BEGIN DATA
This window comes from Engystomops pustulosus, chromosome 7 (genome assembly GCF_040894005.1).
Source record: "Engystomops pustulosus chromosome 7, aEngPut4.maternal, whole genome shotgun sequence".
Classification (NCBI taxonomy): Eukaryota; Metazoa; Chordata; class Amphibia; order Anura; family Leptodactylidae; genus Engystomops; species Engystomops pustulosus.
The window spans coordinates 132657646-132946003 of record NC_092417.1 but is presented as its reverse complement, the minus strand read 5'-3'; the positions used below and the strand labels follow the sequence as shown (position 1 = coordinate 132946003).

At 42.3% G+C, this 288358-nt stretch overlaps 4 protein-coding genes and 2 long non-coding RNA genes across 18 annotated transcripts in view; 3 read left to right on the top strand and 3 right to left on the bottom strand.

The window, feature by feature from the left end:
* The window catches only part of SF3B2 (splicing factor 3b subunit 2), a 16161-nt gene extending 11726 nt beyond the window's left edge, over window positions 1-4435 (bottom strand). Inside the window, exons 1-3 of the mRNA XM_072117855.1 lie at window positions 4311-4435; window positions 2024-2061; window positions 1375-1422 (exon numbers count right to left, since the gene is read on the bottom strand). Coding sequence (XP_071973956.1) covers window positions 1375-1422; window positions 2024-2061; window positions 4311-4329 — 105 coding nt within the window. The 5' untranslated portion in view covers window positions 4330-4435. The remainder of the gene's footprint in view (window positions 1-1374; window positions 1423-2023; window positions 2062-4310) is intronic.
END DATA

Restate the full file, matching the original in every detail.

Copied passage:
This window comes from Engystomops pustulosus, chromosome 7 (genome assembly GCF_040894005.1).
Source record: "Engystomops pustulosus chromosome 7, aEngPut4.maternal, whole genome shotgun sequence".
Classification (NCBI taxonomy): Eukaryota; Metazoa; Chordata; class Amphibia; order Anura; family Leptodactylidae; genus Engystomops; species Engystomops pustulosus.
The window spans coordinates 132657646-132946003 of record NC_092417.1 but is presented as its reverse complement, the minus strand read 5'-3'; the positions used below and the strand labels follow the sequence as shown (position 1 = coordinate 132946003).

At 42.3% G+C, this 288358-nt stretch overlaps 4 protein-coding genes and 2 long non-coding RNA genes across 18 annotated transcripts in view; 3 read left to right on the top strand and 3 right to left on the bottom strand.

The window, feature by feature from the left end:
* The window catches only part of SF3B2 (splicing factor 3b subunit 2), a 16161-nt gene extending 11726 nt beyond the window's left edge, over window positions 1-4435 (bottom strand). Inside the window, exons 1-3 of the mRNA XM_072117855.1 lie at window positions 4311-4435; window positions 2024-2061; window positions 1375-1422 (exon numbers count right to left, since the gene is read on the bottom strand). Coding sequence (XP_071973956.1) covers window positions 1375-1422; window positions 2024-2061; window positions 4311-4329 — 105 coding nt within the window. The 5' untranslated portion in view covers window positions 4330-4435. The remainder of the gene's footprint in view (window positions 1-1374; window positions 1423-2023; window positions 2062-4310) is intronic.